Book review, ‘A walk through the land of miracles’, Jeju, South Korea
Not long before Seoul was to host the 1988 Summer Olympics and, as a result of which by a strange twist of fate, best-selling author Simon Winchester’s newspaper sent him to Korea to find out what he could of the Hermit Kingdom – as very little was known of it at the time.
Using the diary of Hendrick Hamel* as a model, Winchester decides to walk from Moseulpo (모슬포) on Jeju’s southwest coast all the way to Panmunjeom (판문점) at the DMZ.
Winchester is a veteran traveler and backpacker in the fullest sense, and it is the decision to see the country by foot that enables him to make the sharp and accurate insights that he does throughout the book.
In addition to being a reportage of his own experience, Winchester fleshes out the chapters with relevant political and cultural history giving the reader pause when he writes things like, “Korean people have remained culturally inviolate” despite having spent “the better part of its four thousand years being invaded, crushed, subjugated, colonized, or in other ways trampled on.” Along with the weighty anecdotes, there is commentary on interesting social tics such as why Koreans take photographs the way they do and attach enough importance to it that they will walk around all day long lugging their tripods.
Winchester’s propensity for repetition aside, his is an engaging read not only for the relevant subject matter (Jejuites will particularly enjoy Chapter 2) but because it is an open-minded take made by a well-traveled, educated writer with a disposition to handle what new cultures have to offer and the experience to put it into context. He does not batter his readers with complaints about what he cannot understand or accept about Koreans or, though he digresses a great deal, bore them through long-winded thought meanderings on how, astonishingly, Korea differs from his homeland. He gives credit where it is due:
Eighteen thousand men worked at the Ulsan yard. They worked six days a week. They started at 6:30 am with thirty minutes of compulsory jogging. They then reported for work at the yard at 7.30 am, and laboured uncomplainingly until they were allowed home at 5.30 pm. [page 6]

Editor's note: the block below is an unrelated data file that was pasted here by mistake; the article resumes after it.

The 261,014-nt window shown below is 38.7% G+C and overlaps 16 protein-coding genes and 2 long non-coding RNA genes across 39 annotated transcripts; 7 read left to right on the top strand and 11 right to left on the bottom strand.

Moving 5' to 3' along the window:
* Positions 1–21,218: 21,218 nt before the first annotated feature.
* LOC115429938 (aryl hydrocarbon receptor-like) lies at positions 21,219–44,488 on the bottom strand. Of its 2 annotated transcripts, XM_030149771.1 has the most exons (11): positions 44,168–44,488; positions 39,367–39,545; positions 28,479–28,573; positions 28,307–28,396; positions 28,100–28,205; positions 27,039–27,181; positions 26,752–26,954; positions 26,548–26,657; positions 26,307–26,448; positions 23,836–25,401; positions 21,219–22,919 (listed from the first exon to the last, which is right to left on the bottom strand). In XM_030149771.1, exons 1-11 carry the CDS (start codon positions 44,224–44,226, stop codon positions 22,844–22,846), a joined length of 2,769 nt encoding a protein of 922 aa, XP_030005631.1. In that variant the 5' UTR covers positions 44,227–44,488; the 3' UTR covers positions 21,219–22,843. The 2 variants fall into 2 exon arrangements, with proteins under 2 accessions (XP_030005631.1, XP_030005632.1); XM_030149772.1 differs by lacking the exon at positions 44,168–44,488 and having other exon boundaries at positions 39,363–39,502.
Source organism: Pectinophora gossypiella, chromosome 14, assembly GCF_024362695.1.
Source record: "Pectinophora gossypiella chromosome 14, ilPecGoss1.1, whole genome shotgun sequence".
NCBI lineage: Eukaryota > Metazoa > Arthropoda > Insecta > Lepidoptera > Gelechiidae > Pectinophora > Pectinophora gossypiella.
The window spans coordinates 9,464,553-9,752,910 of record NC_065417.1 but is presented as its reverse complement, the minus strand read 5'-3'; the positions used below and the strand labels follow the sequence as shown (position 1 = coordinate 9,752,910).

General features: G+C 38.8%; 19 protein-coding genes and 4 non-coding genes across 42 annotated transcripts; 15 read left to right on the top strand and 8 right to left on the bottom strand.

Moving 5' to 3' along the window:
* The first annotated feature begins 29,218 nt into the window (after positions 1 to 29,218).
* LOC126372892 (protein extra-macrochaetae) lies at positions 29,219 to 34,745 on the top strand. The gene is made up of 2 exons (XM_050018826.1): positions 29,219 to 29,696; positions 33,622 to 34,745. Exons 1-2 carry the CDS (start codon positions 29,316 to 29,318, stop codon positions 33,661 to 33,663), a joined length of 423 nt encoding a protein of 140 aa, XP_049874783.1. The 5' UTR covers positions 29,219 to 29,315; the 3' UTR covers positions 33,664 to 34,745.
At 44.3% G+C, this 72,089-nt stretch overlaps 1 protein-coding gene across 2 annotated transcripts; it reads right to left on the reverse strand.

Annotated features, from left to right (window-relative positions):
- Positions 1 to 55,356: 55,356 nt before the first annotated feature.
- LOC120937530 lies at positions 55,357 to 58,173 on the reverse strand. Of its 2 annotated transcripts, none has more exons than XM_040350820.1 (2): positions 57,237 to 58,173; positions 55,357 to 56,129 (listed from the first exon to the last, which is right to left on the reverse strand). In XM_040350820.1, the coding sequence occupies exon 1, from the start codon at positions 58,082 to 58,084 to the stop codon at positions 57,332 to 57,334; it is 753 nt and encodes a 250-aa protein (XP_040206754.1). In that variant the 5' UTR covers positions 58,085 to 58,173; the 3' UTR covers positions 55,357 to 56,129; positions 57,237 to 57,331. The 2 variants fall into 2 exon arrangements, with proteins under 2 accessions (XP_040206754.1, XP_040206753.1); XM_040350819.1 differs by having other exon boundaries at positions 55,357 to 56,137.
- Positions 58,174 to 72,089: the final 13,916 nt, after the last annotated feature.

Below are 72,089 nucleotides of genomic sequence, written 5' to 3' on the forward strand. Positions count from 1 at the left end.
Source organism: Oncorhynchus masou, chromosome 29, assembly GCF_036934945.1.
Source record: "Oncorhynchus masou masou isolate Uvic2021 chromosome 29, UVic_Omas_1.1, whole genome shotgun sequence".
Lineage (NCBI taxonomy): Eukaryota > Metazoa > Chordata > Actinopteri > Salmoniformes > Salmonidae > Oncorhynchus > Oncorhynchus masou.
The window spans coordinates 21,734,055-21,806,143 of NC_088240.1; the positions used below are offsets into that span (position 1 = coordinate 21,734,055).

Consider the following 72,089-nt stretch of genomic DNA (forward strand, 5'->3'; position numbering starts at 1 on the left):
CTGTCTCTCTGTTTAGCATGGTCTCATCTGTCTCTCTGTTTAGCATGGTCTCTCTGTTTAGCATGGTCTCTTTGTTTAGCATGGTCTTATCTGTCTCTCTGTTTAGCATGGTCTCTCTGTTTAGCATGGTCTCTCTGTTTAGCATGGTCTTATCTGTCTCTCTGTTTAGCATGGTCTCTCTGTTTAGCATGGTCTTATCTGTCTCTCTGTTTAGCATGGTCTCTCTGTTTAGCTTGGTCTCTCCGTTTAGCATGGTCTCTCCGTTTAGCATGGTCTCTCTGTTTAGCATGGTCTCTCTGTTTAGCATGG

The new edition also features a recent trip that Winchester makes to North Korea which in and of itself is fascinating.
The book might be best suited for those who have lived here half a year or more, or at least ought to be read again after doing so as being able to recognize names, places, and events make for more enjoyable reading. Korea: A Walk Through the Land of Miracles AUTHOR: Simon Winchester PUBLISHER: Harper Collins ©1988, New York ISBN-10:0-0-075044-8 PRICE: 13,950₩. Get your English books at: Jeju Book Town in Shin Jeju, www.whattthebook.com, www.betterworld.com, www.amazon.com/.ca/.co.uk/.co.jp, www.kyobobook.co.kr, www.seoulselection.com.
*17th Century Dutch sailor Hendrick Hamel is credited with the West’s oldest known historic record of Korea; a diary he kept while in Korea (and mostly Jeju) after being shipwrecked on Gapa Island (aka Gapado (가파도), just south of Moseulpo). The diary is available online (http://www.hendrick-hamel.henny-savenije.pe.kr/holland15.htm) excerpts of which open each chapter of Winchester’s book. There is a museum at the foot of Sanbangsan (산방산) on Jeju’s southwest coast, dedicated to Hamel and his crew. In fact, the museum itself is a replica of the ship Hamel sailed on 350 years ago presented as a gift to Korea by the Netherlands. Amusingly, a connection is made between two of the men, both Dutch, who have been responsible for drawing the world’s attention to Korea; Hamel at the end of the 17th century and the 2002 World Cup soccer coach Guus Hiddink at the opening of the 21st.